Opening Statement at the OSCE Economic and Environmental Dimension Implementation Meeting
As delivered by Political Officer Dustin DeGrande
Vienna, October 14, 2019
Thank you, Mr. Chair.
Good morning, representatives and distinguished guests. I would like to begin by thanking Ambassador Bohać and the Slovak OSCE Chairmanship, and Coordinator of OSCE Economic and Environmental Activities Ambassador Žugić, for organizing this Economic and Environmental Dimension Implementation Meeting. Thank you, as well, to Secretary General Greminger, State Secretary Kurilla, and Ms. Radnaaragchaa for your contributions.
By 2025, nearly two-thirds of the world’s population will be living under water-stressed conditions. More than one billion people will face absolute water scarcity, threatening economic development and human health. The scarcity and poor quality of our water resources may increase disease, undermine economic growth, limit food production, and ultimately threaten peace and security. Droughts and floods already affect more people than all other natural disasters combined, and competition over fresh water is increasingly a source of conflict. As a regional security organization, the OSCE is well suited to support effective water management and cooperation.
Over the past twenty years the OSCE’s objectives in this area were embedded in 2003 in Maastricht, 2007 in Madrid, 2008 in Helsinki, and 2014 in Basel. More broadly, water is important to achieving much of the 2030 Agenda for Sustainable Development.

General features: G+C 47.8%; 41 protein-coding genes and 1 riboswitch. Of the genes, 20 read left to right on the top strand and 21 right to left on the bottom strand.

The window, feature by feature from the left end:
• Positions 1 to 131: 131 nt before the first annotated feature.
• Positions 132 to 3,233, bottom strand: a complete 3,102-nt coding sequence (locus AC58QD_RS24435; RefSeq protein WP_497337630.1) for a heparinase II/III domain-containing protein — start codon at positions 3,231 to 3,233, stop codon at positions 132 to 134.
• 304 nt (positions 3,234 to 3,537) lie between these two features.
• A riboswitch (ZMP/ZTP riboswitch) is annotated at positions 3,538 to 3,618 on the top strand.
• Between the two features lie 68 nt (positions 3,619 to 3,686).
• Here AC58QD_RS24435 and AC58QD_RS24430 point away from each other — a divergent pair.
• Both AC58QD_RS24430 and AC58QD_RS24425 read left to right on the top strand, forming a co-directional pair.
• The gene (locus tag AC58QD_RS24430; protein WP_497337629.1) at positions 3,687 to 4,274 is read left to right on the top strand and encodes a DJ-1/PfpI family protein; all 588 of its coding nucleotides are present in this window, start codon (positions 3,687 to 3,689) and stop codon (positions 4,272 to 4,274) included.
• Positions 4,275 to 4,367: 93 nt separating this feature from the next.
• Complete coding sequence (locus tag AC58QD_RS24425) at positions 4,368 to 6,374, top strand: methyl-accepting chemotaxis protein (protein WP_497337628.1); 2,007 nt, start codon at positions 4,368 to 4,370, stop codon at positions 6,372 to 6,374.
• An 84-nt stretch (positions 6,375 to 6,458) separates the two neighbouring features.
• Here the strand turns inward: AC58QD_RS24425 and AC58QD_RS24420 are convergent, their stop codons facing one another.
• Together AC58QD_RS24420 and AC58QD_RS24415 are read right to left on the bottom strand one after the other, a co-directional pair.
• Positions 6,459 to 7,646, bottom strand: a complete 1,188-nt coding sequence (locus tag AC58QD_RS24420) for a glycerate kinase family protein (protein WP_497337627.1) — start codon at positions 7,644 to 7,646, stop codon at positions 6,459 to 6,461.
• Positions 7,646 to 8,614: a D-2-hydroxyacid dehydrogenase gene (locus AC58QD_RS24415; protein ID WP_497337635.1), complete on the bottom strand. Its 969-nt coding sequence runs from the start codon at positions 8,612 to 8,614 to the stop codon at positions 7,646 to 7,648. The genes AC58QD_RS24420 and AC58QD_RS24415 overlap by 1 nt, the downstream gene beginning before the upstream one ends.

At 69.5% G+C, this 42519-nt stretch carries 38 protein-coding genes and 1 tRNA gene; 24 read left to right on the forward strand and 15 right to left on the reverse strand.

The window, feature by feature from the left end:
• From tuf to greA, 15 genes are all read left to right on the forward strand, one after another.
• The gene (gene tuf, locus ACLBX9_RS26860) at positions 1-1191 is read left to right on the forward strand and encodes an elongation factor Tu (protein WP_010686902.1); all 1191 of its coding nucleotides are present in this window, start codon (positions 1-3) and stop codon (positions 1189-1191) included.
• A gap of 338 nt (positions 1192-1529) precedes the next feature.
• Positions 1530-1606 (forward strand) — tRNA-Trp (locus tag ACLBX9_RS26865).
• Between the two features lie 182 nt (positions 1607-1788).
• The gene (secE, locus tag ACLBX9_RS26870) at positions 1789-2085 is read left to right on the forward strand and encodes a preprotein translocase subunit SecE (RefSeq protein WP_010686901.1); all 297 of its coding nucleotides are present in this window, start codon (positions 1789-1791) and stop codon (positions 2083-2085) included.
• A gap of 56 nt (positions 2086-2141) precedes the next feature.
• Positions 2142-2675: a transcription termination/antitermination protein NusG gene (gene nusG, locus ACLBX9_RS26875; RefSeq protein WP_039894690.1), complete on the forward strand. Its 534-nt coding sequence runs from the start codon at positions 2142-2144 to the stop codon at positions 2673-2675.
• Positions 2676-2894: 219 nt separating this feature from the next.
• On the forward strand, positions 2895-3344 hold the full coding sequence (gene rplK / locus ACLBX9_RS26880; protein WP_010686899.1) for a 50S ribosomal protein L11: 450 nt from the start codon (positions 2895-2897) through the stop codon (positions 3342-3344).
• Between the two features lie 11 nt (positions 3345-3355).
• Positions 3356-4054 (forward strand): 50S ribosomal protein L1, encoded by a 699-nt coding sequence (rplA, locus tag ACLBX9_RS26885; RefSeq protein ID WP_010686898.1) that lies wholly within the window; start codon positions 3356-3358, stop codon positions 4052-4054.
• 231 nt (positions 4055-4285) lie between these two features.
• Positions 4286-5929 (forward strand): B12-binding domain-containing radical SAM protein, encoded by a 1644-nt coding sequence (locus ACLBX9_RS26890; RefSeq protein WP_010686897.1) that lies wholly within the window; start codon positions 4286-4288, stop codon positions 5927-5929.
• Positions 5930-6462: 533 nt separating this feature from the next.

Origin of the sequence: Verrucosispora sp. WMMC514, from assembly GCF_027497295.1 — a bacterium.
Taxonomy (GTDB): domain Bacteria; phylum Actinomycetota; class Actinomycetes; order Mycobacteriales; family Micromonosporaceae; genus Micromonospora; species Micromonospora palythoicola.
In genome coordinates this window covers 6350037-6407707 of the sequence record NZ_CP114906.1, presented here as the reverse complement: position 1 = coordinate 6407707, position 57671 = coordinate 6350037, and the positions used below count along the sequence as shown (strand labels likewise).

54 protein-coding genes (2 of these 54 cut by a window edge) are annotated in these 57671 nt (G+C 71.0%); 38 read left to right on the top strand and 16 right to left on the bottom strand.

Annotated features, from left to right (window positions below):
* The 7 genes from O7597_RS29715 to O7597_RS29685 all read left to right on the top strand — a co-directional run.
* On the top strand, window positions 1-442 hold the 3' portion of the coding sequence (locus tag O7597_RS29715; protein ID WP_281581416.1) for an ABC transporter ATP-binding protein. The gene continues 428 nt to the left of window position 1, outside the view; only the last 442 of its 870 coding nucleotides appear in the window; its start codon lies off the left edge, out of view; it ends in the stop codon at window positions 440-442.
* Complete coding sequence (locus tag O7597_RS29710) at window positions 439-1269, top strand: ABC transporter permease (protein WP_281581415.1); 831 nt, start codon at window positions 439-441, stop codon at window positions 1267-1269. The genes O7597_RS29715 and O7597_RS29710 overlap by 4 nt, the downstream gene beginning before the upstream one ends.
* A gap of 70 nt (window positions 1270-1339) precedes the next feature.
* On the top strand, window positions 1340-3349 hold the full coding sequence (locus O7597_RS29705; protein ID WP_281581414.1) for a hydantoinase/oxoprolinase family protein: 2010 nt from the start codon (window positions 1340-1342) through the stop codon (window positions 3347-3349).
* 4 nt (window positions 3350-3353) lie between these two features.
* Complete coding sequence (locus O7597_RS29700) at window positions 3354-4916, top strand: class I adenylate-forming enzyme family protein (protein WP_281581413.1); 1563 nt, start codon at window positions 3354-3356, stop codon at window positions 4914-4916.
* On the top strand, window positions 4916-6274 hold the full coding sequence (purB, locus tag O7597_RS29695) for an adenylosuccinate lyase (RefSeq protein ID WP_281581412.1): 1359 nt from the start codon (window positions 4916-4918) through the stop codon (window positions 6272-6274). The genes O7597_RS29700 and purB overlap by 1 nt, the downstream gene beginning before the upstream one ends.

The United States has been doing its part to support these objectives and to help others do so. My country prioritizes improved access to safe drinking water and sanitation and effective management of water resources, while promoting cooperation on shared waters. We do this through capacity building, investments in infrastructure, scientific and technological cooperation, diplomatic engagement, and partnerships. As a result of USAID support between 2008-2017, for instance, 42 million people gained sustainable access to improved drinking water, and 27.2 million people benefited from improved sanitation services.
In 2017, the President submitted to Congress the U.S. Global Water Strategy, to improve water security in order to reduce disease, promote economic growth, and increase peace and security. In 2019, the U.S. Environmental Protection Agency’s draft National Water Reuse Action Plan proposed 46 actions to accelerate water reuse approaches. As communities, agriculture, and businesses look to diversify their water supply portfolios to meet their needs, water reuse – also known as water recycling or water reclamation – can be a valuable tool. Broadening the geographic scale of such efforts and the use of water reuse technology will be imperative for regional security in the coming years.
Over the next couple of days, the United States looks forward to hearing about other countries’ best practices, opportunities to advance global water security, and how the OSCE can help.
Thank you, Mr. Chair.